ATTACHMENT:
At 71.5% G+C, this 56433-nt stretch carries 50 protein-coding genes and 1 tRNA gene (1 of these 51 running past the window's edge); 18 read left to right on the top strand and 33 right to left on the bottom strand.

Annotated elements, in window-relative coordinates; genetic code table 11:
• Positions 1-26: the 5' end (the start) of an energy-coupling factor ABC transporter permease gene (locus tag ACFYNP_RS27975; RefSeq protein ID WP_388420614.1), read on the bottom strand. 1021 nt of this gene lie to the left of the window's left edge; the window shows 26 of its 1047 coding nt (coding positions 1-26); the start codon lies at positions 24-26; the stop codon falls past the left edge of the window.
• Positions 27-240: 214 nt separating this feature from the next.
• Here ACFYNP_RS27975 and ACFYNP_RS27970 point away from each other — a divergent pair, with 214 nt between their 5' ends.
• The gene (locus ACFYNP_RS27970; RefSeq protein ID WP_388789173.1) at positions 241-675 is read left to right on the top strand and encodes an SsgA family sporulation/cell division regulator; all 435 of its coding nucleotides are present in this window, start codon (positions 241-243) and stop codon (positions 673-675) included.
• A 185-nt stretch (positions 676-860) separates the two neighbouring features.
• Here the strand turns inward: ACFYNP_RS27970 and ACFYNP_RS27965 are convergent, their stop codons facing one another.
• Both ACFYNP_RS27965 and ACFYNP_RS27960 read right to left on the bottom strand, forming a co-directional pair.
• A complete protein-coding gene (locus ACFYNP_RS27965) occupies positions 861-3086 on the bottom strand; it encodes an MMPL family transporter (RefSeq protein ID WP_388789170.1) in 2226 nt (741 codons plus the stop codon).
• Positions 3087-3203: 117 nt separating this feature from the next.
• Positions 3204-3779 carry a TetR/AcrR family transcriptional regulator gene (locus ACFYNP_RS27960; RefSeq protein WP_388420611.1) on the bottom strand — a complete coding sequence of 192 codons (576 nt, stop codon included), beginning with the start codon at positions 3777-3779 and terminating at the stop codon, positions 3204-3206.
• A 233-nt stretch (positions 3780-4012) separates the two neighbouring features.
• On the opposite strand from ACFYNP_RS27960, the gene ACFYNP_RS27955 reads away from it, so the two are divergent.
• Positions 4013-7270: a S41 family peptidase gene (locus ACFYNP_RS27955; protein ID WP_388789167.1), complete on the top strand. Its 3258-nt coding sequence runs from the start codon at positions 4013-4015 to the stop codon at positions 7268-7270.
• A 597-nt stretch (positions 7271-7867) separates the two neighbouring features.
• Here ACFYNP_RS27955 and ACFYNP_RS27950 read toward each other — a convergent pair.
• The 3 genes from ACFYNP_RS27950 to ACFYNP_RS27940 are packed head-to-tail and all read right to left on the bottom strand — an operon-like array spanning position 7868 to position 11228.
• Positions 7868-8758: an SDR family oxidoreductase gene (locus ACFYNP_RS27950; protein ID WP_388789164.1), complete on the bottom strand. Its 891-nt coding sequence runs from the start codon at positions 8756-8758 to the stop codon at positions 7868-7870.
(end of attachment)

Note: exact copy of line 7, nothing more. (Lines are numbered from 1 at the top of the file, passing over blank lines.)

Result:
• A 185-nt stretch (positions 676-860) separates the two neighbouring features.